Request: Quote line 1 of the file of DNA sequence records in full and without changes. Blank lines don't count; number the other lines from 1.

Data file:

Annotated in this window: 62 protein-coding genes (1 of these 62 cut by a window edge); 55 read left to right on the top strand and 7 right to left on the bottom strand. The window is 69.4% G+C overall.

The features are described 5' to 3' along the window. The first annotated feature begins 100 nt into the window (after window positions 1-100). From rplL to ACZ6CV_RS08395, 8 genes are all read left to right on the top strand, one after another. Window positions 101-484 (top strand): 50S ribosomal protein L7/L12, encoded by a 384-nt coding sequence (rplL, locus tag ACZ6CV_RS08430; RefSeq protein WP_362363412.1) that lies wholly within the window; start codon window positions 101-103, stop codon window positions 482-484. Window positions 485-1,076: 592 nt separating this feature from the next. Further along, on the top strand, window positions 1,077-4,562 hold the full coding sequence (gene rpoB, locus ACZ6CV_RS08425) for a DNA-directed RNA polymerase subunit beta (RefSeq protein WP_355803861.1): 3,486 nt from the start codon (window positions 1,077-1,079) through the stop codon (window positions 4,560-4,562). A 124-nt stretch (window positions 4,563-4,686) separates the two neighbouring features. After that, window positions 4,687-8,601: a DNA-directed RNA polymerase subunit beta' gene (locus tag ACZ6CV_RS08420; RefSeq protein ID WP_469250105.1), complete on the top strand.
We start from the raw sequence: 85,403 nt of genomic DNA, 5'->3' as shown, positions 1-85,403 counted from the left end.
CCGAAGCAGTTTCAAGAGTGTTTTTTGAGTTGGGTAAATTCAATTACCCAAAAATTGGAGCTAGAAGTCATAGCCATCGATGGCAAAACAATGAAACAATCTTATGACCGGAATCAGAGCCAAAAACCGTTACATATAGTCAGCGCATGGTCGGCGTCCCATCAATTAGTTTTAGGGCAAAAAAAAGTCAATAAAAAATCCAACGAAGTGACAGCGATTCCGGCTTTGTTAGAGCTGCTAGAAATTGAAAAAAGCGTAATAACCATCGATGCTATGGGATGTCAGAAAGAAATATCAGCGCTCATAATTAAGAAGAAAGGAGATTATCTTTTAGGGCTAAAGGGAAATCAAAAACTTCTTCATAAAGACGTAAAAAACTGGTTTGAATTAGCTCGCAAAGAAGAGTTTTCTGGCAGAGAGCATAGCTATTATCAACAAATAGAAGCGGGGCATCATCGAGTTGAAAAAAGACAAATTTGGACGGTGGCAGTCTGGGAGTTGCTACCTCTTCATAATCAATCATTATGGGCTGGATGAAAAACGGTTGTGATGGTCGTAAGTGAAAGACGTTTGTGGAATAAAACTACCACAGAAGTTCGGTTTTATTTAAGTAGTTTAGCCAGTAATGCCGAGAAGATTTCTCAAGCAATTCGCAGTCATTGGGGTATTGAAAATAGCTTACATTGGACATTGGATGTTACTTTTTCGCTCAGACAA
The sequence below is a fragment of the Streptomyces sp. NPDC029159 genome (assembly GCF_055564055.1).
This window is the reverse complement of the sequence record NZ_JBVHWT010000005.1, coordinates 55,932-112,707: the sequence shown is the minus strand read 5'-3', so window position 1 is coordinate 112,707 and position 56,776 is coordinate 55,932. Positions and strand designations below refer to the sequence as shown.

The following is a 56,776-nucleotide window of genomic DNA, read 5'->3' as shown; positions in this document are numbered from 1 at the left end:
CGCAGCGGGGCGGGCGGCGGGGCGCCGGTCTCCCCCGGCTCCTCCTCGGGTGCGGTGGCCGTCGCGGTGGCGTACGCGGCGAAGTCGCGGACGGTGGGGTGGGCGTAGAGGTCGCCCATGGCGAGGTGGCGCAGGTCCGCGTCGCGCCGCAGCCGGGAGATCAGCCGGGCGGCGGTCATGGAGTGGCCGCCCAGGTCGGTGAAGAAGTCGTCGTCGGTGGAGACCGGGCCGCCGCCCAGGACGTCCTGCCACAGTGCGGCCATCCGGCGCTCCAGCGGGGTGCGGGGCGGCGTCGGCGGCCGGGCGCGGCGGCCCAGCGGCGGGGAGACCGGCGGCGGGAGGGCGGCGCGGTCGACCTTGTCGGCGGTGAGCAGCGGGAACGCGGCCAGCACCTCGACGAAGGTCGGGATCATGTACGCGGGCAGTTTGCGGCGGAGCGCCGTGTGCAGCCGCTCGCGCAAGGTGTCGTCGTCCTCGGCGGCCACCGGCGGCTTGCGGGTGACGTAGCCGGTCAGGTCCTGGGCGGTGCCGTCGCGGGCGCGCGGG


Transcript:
Annotated in this window: 62 protein-coding genes (1 of these 62 cut by a window edge); 55 read left to right on the top strand and 7 right to left on the bottom strand. The window is 69.4% G+C overall.